I applaud Joe Marshall, Mike DelNagro and Brooks Clark for their fine work on the College Football Issue (Sept. 1). I wouldn't have picked the Top 20 any differently—except for Ohio State, which I would have ranked No. 1 over Pitt, instead of No. 2.
The Ohio State Buckeyes will march to the Big Ten title, a Rose Bowl victory and the national championship this year. And probably next year, too.
PHILIP A. GIBBS
All I can say is Roll, Tide, Roll! Three in a row for 'Bama.
When Jan. 1 rolls around, you'll forget Pitt and the rest because Nebraska'll be the best!
Oklahoma, the team of the '70s, will also be the team of the '80s.
There is a popular bumper sticker in South Bend that says: GOD MADE NOTRE DAME NO. 1. I think most people would go along with Him.
Thanks for the wonderful and long-overdue article on Missouri football (Hold That Tiger—Big Came at Mizzou! Sept. 1). Something not readily apparent from the story is the far-reaching effect of a big game like Mizzou-Oklahoma. Here in Florida, the Tampa-Lakeland-Orlando chapters of the Missouri alumni association gather in Plant City each year to listen to the game over a local radio station. Similarly, other Mizzou alumni from coast to coast tune in to broadcasts, have them "piped in" by telephone or just stay glued to their radios for scores.
Today people rarely become involved with something bigger than themselves. Loyalty to an institution, fostered in large part by college football, is a value lost to most of society. It would be unfortunate if college football were nitpicked and legislated to death, although it is currently walking a tightrope between big business and integrity and self-restraint. Thank goodness many fine schools like Missouri have long had balanced programs.
ARTHUR W. SMITH
Thank you for pointing out that you don't have to be the winningest team to be the most spirited.
JAMES H. VORWALD
I was mildly surprised to find that the Missouri fans consider Oklahoma their big game. Having been an undergraduate at OU and still being a diehard Sooner fan, I have witnessed or heard of no greater rivalry in the nation than the Sooners' annual meeting with the Texas Longhorns in the Cotton Bowl.
It is a tribute to the richness of Oklahoma's gridiron tradition and the quality of its recent teams that many Sooner opponents, including Texas, Nebraska, Oklahoma State and Missouri, look upon their clash with OU as their big game. It also makes me respect Coach Barry Switzer all the more for keeping his squads mentally and physically prepared to play the big game week after week.
LARRY M. MARCUS, M.D.
How refreshing to pick up SI's College Football Issue and discover that it features not a running back, but a defensive end, the incomparable Hugh Green (Green Light for the Panthers, Sept. 1). The story is superb and the cover a masterpiece.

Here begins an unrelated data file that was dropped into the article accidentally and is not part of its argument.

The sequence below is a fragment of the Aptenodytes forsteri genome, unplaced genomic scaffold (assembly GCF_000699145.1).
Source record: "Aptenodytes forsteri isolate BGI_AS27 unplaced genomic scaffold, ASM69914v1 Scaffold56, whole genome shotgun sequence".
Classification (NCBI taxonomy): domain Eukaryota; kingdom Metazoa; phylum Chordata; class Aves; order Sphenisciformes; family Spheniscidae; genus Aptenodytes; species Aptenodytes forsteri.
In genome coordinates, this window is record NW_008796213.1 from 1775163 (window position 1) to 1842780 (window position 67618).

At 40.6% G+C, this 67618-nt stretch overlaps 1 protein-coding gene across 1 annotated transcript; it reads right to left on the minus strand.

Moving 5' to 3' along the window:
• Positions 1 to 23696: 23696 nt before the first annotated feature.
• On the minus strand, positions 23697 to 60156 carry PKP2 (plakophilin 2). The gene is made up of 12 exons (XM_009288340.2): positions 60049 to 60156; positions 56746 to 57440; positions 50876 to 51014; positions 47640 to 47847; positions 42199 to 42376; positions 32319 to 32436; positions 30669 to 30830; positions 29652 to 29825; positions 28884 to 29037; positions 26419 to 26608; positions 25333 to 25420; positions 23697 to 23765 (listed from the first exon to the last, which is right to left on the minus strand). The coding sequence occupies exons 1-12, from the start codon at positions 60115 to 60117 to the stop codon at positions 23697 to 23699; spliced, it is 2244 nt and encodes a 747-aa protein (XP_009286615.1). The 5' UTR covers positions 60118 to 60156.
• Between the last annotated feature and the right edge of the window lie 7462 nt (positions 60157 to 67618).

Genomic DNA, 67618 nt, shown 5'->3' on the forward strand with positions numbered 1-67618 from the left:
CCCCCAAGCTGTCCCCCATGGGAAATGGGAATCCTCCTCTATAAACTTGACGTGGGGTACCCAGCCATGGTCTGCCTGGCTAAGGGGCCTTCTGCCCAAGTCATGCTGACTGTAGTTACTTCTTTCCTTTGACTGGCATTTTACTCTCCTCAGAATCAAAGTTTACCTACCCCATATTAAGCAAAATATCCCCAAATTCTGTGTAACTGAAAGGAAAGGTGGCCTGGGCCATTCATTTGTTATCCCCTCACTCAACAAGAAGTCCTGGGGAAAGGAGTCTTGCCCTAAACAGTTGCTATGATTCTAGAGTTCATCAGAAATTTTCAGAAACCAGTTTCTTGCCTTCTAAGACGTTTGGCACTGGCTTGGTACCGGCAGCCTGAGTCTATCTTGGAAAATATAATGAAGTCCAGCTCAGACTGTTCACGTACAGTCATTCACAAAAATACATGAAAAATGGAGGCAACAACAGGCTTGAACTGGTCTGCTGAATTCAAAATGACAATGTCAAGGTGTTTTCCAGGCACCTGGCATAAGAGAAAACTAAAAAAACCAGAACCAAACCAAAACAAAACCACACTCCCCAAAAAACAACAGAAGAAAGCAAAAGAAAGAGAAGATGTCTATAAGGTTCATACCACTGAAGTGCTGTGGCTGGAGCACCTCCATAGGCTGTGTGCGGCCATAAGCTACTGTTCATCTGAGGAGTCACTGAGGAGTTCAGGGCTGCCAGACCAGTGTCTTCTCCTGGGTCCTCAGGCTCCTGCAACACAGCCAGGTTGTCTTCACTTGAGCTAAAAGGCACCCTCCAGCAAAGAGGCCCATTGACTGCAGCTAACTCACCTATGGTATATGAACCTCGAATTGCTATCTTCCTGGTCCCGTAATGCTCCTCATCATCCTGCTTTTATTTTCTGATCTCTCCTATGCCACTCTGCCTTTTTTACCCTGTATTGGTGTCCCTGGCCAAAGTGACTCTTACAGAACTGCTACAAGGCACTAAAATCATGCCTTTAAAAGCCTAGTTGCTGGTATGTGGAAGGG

In the final paragraph, however, Green states that the 1980 Pitt team is better than the 1976 national championship team and that all the '76 squad had going for it was Tony Dorsett. He is wrong. Among other outstanding players on that team was Quarterback Matt Cavanaugh, who was voted MVP in the "championship" Sugar Bowl game and next year was named an All-America.
Mount Pleasant, Pa.
Congratulations on a superb cover of Hugh Green with the black panther in the background. Green is a phenomenon. I know. I saw him last season against Penn State.
In a year when South Carolina, a school that isn't a prominent football power, has by far the best running back in college football, George Rogers, you wrote about the top defensive end, the top noseguard and the top safety, all of whom are from big-time schools, Pitt, Florida State, UCLA, respectively. Don't the unknown schools ever get a chance?
In your one-paragraph analysis of the Ivy League, you mention that Yale has a "jinx" on Dartmouth and that the Big Green has scored only 13 points against the Elis in their last three meetings. You fail to say that in these same three meetings, two of which Dartmouth has won. Yale has scored a total of only six points against the always-stingy Green defense. Who has the jinx on whom?
PETER L. WELDY
MORE BY GEORGE
While Ron Fimrite's recent articles, By George, He's Some Hitter (Aug. 11) and Brett May Do It Yet (Sept. 1), have listed George Brett's main statistics, an additional one—my favorite for stumping trivia buffs—would have further emphasized Brett's hitting ability. In 1979 he hit 20 or more doubles, triples and home runs, a feat last accomplished by an American Leaguer around 1940. If my memory serves, it was Joe Vosmik, an outfielder for the Cleveland Indians, who did it then. In the National League, I believe Willie Mays was the last to do it, 20 years ago.
•Vosmik never did it, but Jeff Heath, another Cleveland outfielder, did, in 1941. Mays performed the feat in 1957.—ED.
MORE FROM K.C.
Your four great articles in the Sept. 1 issue on Missouri heroes—George Brett, the Kansas City Royals, Tom Watson and the University of Missouri football Tigers—made our Mid-American hearts very happy! We Kansas Citians expect to provide you with even more opportunities for articles on our local talent. Our Kansas City Chiefs and Kansas City Kings anticipate great seasons, too.
Kansas City, Mo.
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